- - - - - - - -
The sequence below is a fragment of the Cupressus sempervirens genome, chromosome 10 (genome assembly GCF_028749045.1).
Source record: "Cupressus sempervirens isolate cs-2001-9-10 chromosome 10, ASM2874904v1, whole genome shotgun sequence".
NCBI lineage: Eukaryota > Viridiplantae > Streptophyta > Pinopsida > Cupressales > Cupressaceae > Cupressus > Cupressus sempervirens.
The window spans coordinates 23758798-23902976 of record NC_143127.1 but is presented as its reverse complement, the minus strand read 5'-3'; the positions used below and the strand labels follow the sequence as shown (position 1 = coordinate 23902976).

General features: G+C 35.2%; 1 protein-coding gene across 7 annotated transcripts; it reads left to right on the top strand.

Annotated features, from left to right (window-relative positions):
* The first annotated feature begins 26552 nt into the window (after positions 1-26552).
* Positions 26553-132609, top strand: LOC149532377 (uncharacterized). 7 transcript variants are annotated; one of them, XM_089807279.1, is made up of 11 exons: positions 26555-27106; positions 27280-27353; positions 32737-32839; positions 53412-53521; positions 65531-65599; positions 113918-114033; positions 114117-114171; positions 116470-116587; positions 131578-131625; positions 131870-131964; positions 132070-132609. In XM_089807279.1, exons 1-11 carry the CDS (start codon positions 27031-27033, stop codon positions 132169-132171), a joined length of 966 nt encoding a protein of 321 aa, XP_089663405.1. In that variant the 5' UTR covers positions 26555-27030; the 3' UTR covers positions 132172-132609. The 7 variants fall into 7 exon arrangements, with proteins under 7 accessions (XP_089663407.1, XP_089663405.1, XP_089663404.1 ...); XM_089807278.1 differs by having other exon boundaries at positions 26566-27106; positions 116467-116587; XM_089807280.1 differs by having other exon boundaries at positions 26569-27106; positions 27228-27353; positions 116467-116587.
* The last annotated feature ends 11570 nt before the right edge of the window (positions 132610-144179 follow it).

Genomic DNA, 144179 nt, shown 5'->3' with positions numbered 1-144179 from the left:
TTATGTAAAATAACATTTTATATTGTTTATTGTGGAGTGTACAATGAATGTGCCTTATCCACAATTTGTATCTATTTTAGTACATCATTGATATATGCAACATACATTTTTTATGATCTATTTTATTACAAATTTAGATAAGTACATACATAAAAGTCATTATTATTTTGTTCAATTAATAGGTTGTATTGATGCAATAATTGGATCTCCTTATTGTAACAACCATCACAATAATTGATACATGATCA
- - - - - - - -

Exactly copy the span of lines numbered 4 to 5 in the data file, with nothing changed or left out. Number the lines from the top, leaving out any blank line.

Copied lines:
The window spans coordinates 23758798-23902976 of record NC_143127.1 but is presented as its reverse complement, the minus strand read 5'-3'; the positions used below and the strand labels follow the sequence as shown (position 1 = coordinate 23902976).

General features: G+C 35.2%; 1 protein-coding gene across 7 annotated transcripts; it reads left to right on the top strand.